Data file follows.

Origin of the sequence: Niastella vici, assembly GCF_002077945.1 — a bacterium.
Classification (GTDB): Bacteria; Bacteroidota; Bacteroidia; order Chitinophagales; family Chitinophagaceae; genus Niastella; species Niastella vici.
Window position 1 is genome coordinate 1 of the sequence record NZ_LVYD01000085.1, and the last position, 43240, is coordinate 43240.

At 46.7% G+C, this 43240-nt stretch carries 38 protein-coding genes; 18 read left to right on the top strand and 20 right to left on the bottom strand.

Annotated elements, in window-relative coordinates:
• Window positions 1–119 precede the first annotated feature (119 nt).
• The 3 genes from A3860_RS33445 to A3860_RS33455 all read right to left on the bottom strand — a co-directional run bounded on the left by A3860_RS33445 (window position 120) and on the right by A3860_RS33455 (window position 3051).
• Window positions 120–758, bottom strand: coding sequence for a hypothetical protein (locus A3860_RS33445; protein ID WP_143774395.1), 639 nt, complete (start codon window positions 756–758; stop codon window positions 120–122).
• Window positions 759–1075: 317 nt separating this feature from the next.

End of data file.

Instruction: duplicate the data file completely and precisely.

Origin of the sequence: Niastella vici, assembly GCF_002077945.1 — a bacterium.
Classification (GTDB): Bacteria; Bacteroidota; Bacteroidia; order Chitinophagales; family Chitinophagaceae; genus Niastella; species Niastella vici.
Window position 1 is genome coordinate 1 of the sequence record NZ_LVYD01000085.1, and the last position, 43240, is coordinate 43240.

At 46.7% G+C, this 43240-nt stretch carries 38 protein-coding genes; 18 read left to right on the top strand and 20 right to left on the bottom strand.

Annotated elements, in window-relative coordinates:
• Window positions 1–119 precede the first annotated feature (119 nt).
• The 3 genes from A3860_RS33445 to A3860_RS33455 all read right to left on the bottom strand — a co-directional run bounded on the left by A3860_RS33445 (window position 120) and on the right by A3860_RS33455 (window position 3051).
• Window positions 120–758, bottom strand: coding sequence for a hypothetical protein (locus A3860_RS33445; protein ID WP_143774395.1), 639 nt, complete (start codon window positions 756–758; stop codon window positions 120–122).
• Window positions 759–1075: 317 nt separating this feature from the next.